When you're contemplating this fascinating puzzle, let's call it, for a moment and how you're forming it and shaping it and putting the pieces together on it. Do you at that stage get to step back, ever, and say, you know, if this works out the way I hope it, will we're actually going to really do some good in people's lives? Obviously, that's where you want to go, but is that something you address later on, after the puzzle pieces come together?
Kevin Lee 31:25
You know, I think it's kind of part of my role to actually explain to the Bicycle team, and try and translate what I think we're seeing and what they could potentially mean. It behooves me to take that step back, and lay out the sheer enormity of the potential opportunity. So, I think it's something I try and do quite a lot, actually. Because this is a big beast of a company. And we really need to reflect on that, and understand that and handle it in the correct way,
John Simboli 32:03
When you're trying to explain to your colleagues and to others what the potential benefit is for patients. how do you describe that, given the complexity of the science that you're working with?
Kevin Lee 32:13
I would say a couple of years ago, that was challenging. The great thing is now, I don't have to do that anymore. Because we're in the clinic, and we're already seeing the advantages. It's really exciting and rewarding for the staff. It's also, actually, very illuminating for investors and potential partners. Because you've got to remember, what we're doing has never been done before. But to be the first people ever to put these molecules in and to see that, to a large extent, they're behaving as we anticipated, they would. Already, it's bringing benefits to patients. Handfuls of patients right now, but, you know, the early signs are really promising. And much of what we predicted, has proven to be correct. So now, once you get that data, people really believe.
John Simboli 33:08
How does the Bicycle Therapeutics pipeline express your vision for the company?
Kevin Lee 33:13
That's a really interesting question. Because the modality is so novel, I think about each approach that we're taking as an experiment, an unvalidated experiment. Our initial hypothesis was these very small bicycles could precision guide high-potency toxins into solid tumors. And we actually took three molecules into the clinic, one to an unprecedented target, one to a target—a conventional approach that has failed against, and a target where the conventional approaches had worked. And what we're trying to address there is one, does the technology, actually do what we wanted it to? Does it precision guide the toxin into the tissue? And does that generate benefit? And then, if it does, how broad is the applicability of the target? So does it work against unprecedented targets? Does it work against targets that have failed conventional approaches, and targets that have been successfully drugged. We're trying, in a very novel technology to address important questions about the technology in a logical, kind of gated manner. I think the pipeline does represent the way we think about the technology and how we want to apply it. So, having done that experiment, we're only halfway through the experiment, we have emerging clinical data, which looks I think, pretty good. We're now gated to say, well, let's double down on that investment.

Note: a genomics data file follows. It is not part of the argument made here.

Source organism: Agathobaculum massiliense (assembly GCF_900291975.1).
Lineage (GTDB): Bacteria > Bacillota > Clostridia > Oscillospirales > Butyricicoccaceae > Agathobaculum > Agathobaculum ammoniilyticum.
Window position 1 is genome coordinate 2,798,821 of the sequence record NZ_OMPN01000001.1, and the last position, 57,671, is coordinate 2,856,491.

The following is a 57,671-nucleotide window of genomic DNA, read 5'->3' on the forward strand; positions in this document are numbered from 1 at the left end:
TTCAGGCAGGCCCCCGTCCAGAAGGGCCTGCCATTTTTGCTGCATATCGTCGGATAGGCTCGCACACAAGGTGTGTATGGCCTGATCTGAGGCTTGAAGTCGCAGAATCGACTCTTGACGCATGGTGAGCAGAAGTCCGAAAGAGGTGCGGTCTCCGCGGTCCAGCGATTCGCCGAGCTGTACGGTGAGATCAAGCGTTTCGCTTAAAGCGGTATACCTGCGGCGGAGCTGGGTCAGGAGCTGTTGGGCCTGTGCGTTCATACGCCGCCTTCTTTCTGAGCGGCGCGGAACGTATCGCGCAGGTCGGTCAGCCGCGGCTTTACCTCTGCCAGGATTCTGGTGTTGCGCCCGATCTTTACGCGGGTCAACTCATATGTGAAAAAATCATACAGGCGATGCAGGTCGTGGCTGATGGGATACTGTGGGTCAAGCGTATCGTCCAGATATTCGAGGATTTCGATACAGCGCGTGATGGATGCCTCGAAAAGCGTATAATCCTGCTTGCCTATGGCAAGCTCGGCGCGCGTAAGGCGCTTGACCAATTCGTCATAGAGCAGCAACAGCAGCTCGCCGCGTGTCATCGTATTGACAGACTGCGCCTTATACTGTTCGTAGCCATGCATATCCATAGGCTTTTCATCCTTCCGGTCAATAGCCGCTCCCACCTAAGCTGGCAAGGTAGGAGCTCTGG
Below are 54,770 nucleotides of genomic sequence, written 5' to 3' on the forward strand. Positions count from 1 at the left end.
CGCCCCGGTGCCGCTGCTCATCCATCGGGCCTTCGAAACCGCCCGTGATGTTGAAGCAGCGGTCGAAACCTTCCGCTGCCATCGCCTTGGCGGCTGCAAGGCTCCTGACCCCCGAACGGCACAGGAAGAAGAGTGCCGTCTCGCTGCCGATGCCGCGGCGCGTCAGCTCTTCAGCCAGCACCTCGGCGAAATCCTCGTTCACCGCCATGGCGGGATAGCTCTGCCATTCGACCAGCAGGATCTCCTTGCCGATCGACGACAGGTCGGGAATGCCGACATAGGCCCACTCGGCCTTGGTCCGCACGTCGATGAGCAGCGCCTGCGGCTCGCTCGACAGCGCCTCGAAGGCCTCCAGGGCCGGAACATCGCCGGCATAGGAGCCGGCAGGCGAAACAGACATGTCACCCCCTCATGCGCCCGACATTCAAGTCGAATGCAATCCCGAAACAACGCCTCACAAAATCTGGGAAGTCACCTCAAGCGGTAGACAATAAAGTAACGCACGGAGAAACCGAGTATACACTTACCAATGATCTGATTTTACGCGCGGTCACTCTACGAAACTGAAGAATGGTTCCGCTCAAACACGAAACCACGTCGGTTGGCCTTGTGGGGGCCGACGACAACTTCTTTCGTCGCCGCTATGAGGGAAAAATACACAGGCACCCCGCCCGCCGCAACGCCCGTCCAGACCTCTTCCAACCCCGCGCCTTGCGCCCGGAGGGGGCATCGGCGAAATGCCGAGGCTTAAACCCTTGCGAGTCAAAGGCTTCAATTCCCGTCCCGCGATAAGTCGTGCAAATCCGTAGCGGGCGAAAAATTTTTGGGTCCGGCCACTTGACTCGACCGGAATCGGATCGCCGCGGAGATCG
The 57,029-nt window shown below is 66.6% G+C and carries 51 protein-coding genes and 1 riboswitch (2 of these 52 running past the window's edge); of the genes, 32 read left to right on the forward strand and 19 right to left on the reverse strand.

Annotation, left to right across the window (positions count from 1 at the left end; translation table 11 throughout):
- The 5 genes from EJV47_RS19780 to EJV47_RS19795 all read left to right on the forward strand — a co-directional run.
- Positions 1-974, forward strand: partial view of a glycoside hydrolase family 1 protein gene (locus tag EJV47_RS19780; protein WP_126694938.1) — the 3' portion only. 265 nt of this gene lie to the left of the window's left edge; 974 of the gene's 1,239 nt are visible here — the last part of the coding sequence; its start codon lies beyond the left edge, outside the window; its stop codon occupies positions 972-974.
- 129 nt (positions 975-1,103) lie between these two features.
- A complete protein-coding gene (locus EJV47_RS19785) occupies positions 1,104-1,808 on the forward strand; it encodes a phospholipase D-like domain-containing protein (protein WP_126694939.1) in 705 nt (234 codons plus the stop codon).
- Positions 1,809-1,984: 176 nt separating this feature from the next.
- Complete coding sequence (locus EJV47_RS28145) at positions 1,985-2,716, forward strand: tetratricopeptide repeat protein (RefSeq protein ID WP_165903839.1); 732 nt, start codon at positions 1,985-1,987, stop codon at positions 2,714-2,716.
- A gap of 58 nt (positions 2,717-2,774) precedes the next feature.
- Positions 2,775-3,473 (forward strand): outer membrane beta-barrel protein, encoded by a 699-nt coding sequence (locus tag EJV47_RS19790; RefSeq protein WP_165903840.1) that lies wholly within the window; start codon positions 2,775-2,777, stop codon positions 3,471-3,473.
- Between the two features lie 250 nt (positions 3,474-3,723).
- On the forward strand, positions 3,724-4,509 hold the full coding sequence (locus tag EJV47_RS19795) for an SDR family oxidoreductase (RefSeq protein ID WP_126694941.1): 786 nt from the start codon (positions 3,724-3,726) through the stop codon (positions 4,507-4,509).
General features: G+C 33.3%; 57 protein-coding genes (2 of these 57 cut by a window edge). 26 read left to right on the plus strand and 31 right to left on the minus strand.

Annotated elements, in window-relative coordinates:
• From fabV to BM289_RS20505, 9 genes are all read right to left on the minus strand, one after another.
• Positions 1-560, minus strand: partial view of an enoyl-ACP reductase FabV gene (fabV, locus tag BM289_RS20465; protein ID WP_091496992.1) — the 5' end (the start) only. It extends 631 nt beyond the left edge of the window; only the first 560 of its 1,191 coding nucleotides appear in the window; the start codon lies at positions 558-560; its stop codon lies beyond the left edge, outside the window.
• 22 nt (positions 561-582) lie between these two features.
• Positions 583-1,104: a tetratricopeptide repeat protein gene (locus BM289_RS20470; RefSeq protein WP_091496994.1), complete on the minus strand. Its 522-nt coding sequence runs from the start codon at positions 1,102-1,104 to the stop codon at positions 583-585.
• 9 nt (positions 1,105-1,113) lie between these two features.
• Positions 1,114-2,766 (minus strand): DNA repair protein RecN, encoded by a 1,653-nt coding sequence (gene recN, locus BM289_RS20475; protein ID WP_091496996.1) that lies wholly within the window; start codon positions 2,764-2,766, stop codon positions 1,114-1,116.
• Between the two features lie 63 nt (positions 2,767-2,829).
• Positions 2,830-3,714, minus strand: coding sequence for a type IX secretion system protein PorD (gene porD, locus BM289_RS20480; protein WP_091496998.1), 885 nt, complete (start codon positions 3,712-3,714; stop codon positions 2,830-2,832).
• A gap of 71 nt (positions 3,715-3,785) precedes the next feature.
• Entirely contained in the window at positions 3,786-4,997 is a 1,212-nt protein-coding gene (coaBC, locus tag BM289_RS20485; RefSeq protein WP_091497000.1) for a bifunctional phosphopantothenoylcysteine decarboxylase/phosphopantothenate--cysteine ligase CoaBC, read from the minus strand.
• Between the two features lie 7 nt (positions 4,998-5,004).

Kevin Lee 35:00
So we have that. And then we have this other approach where we're really trying to bring a next generation of Immuno-oncology molecules. One of the fascinating things about Immuno-oncology is one approach to immuno-oncology is you use bispecific antibodies where one arm of the antibody binds to a tumor cell, and the other arm binds to an immune effector cell. And the idea is that the antibody brings the two together, and the immune cell can then kill the tumor cell. And you see these really nice cartoons where there are these two cells, in juxtaposition, this tiny antibody, which fits perfectly in between the two. The only place that exists is in the cartoon. The fact of the matter is the distance between the antigen-binding parts of the antibodies is quite large. I guess they're close, but they're not in the normal immune synapse. And because our molecules are so much smaller, we actually can bridge a tumor cell and an immune cell within a normal immune synapse. So we have the experiment going on at the moment in the clinic, does that afford better efficacy? What was the tolerability of that look like? And then, if that works, then we'll double down on that. Because this is a new technology, we can't go charging in any one area. And I think that would be a bad investment. So we do staged investment, asking logical questions. And then based on what we see, we're then making decisions on further investment. And we'll continue to do that with the technology. So I think it does represent the way we think about the world.
John Simboli 36:42
Kevin, thanks for speaking with me today.
Kevin Lee 36:44
John. It's been an absolute pleasure. I really enjoyed it, and hopefully, we get the chance to talk again.